Review: Light It, Shoot It, Retouch It – Scott Kelby

‘Light It, Shoot It, Retouch It’ is another brilliant addition to the Scott Kelby book collection. Those who are familiar with the acclaimed author know that his books are always detailed, informative, and useful.

My first impression (when I looked at the caption on the cover: “Learn Step By Step How to Go from Empty Studio to Finished Image”) was: “This is going to take me forever to get through!” I was mistaken. There are plenty of pictures! After all; what use is a book if there are no pictures in it?

As with all of his other books, Scott Kelby starts off with some things to read. He explains the process and how the book is set up. I love his style of writing as it is relaxed and to the point; with dashes of humor here and there. His style puts the reader at ease from the very first word. He starts off with what you need, what you don’t need, and a link to where you can download the images in the book so that you can follow along chapter-by-chapter.

As photographers, we are expected to be proficient with lighting and shooting. On top of all this, we are expected to be graphic artists and Photoshop wizards. In reality, many of us are lacking in at least one of these areas. This book is a complete step-by-step guide to all of the above; with a few extra tips and tricks.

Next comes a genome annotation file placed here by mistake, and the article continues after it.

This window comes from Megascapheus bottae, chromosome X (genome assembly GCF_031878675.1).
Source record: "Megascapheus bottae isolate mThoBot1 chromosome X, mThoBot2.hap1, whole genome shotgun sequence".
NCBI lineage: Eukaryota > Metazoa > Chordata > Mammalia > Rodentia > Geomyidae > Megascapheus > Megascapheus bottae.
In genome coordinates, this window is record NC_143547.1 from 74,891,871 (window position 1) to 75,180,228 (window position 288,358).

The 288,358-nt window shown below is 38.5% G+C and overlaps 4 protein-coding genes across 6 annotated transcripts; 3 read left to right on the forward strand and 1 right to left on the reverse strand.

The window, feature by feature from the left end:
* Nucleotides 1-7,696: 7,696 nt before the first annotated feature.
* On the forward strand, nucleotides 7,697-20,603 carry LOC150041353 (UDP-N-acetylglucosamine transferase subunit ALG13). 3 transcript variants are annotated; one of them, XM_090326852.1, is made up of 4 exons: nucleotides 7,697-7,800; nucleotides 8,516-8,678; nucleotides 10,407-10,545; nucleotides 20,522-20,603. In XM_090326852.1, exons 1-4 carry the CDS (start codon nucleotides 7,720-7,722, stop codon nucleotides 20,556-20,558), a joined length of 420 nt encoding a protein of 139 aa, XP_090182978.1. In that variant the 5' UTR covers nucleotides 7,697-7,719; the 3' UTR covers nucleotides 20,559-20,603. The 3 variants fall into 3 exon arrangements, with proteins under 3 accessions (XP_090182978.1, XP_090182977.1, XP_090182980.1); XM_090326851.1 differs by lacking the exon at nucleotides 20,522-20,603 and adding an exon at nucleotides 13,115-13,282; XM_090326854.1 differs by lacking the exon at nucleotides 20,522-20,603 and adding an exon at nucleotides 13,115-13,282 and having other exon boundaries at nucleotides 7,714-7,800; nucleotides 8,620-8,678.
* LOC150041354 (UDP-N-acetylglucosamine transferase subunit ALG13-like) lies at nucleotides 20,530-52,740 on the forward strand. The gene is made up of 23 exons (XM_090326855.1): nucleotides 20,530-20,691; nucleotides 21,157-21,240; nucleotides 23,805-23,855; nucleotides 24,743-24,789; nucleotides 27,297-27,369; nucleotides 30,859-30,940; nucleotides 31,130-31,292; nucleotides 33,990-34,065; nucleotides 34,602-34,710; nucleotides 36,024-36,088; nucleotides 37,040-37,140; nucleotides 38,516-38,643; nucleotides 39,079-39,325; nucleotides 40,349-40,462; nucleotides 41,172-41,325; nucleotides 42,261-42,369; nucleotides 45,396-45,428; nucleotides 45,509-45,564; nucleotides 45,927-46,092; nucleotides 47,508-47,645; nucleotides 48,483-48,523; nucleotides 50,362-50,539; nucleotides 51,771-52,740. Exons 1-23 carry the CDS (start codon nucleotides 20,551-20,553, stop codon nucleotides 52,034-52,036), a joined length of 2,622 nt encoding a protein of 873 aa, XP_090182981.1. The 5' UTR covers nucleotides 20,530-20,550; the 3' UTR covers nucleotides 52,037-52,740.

Each chapter comprises of a different lighting set up. The reader is taken through the exact set up required; from the lights and modifiers used, the light settings, and the camera settings, to an aerial shot of the set up. Once the shoot is done, the reader is taken through the entire editing process; from minor touch ups, to a few advanced techniques used to get the image to look special.

What I really liked about the book is the step-by-step guide. It is easy to read and to follow. What I also found is that you don’t have to follow each chapter from the beginning. For example: if you just want to go through how to do the touching up, or pick up the book to check camera settings, this can be done. Though not perhaps what the book was intended for, I don’t think that the guides in this book should be limited just to studio light set ups. The possibilities are endless. For those people who don’t have studio lighting, there is an extra chapter on how to use your Hot shoe flashes instead. Again, this includes aerial shots of the set up, as well as an extra gear section especially dedicated to hot shoe flash accessories.

What I didn’t like about the book is that it is limited to Photoshop. I know that Photoshop is most widely used in the industry, but perhaps some tips on minor touch ups in Lightroom would prove to be beneficial and may appeal to a wider audience. This is not a must, but could be a suggestion for the next best seller.

Although the book is intended for beginner-, to intermediate-skilled photographers, I would recommend this book for any photographer who is looking to improve their skills in Lighting and retouching; even those seasoned professionals who want to learn a new trick or two.